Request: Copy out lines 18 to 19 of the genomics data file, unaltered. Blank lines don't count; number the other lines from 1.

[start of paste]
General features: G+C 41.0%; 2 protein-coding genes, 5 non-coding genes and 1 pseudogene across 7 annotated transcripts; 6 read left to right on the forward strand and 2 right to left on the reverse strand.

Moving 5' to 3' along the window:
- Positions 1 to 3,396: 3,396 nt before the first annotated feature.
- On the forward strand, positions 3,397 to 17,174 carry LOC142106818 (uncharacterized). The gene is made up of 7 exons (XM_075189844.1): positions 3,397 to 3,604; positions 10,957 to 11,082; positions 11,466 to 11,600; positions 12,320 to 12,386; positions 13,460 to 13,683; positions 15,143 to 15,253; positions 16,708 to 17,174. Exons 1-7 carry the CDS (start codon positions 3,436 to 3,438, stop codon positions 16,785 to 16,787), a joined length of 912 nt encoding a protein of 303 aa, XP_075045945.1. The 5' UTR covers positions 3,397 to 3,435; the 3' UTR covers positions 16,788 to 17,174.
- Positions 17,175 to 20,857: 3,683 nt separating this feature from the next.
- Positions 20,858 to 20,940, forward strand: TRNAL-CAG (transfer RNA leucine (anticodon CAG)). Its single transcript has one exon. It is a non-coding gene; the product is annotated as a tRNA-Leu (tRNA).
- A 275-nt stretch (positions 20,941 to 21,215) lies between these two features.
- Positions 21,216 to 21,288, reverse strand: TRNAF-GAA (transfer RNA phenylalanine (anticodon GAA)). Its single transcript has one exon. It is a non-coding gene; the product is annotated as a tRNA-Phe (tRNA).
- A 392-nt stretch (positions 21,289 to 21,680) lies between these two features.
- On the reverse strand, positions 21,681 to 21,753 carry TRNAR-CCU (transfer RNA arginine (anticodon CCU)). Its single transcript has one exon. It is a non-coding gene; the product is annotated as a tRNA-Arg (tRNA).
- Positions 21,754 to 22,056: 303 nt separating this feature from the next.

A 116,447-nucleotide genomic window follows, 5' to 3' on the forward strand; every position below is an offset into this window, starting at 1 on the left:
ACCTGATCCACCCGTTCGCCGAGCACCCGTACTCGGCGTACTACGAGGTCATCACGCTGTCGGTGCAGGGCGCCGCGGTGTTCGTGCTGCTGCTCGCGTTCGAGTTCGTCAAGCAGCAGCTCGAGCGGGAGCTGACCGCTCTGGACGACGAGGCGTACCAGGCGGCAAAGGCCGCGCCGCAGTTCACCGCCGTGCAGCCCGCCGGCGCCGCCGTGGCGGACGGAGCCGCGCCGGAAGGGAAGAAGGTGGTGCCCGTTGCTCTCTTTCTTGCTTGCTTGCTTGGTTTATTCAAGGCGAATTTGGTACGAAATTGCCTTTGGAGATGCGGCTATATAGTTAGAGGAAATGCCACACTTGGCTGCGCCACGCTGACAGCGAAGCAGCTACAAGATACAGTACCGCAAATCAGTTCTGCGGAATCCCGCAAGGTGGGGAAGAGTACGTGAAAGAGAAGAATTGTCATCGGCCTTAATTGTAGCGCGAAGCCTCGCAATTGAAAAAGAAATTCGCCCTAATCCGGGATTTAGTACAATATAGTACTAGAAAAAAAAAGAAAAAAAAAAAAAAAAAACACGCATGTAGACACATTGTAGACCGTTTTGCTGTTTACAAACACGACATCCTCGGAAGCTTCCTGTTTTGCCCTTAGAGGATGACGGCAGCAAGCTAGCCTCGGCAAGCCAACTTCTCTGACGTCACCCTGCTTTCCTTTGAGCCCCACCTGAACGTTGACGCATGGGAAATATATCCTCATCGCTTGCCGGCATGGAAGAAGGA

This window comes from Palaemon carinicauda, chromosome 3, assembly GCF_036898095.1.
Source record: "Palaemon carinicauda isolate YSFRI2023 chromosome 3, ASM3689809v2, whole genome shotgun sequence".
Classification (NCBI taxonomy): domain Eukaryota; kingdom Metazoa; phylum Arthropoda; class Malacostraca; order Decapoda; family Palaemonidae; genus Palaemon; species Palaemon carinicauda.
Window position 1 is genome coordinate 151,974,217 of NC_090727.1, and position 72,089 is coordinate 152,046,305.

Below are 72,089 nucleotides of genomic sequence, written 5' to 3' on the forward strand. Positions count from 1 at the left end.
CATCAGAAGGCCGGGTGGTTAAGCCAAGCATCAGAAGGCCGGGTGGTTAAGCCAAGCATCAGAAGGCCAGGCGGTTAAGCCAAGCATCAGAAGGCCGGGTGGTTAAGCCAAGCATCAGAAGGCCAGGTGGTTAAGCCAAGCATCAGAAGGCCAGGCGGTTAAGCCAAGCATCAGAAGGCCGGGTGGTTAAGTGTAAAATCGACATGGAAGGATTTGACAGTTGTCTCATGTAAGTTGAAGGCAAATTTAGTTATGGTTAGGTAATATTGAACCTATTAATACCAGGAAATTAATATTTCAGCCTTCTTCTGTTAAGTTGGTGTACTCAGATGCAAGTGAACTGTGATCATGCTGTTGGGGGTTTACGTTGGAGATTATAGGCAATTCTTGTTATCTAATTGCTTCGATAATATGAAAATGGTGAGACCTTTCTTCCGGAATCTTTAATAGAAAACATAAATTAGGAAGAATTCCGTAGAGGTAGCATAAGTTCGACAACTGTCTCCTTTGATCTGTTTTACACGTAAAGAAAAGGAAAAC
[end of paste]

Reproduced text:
Below are 72,089 nucleotides of genomic sequence, written 5' to 3' on the forward strand. Positions count from 1 at the left end.
CATCAGAAGGCCGGGTGGTTAAGCCAAGCATCAGAAGGCCGGGTGGTTAAGCCAAGCATCAGAAGGCCAGGCGGTTAAGCCAAGCATCAGAAGGCCGGGTGGTTAAGCCAAGCATCAGAAGGCCAGGTGGTTAAGCCAAGCATCAGAAGGCCAGGCGGTTAAGCCAAGCATCAGAAGGCCGGGTGGTTAAGTGTAAAATCGACATGGAAGGATTTGACAGTTGTCTCATGTAAGTTGAAGGCAAATTTAGTTATGGTTAGGTAATATTGAACCTATTAATACCAGGAAATTAATATTTCAGCCTTCTTCTGTTAAGTTGGTGTACTCAGATGCAAGTGAACTGTGATCATGCTGTTGGGGGTTTACGTTGGAGATTATAGGCAATTCTTGTTATCTAATTGCTTCGATAATATGAAAATGGTGAGACCTTTCTTCCGGAATCTTTAATAGAAAACATAAATTAGGAAGAATTCCGTAGAGGTAGCATAAGTTCGACAACTGTCTCCTTTGATCTGTTTTACACGTAAAGAAAAGGAAAAC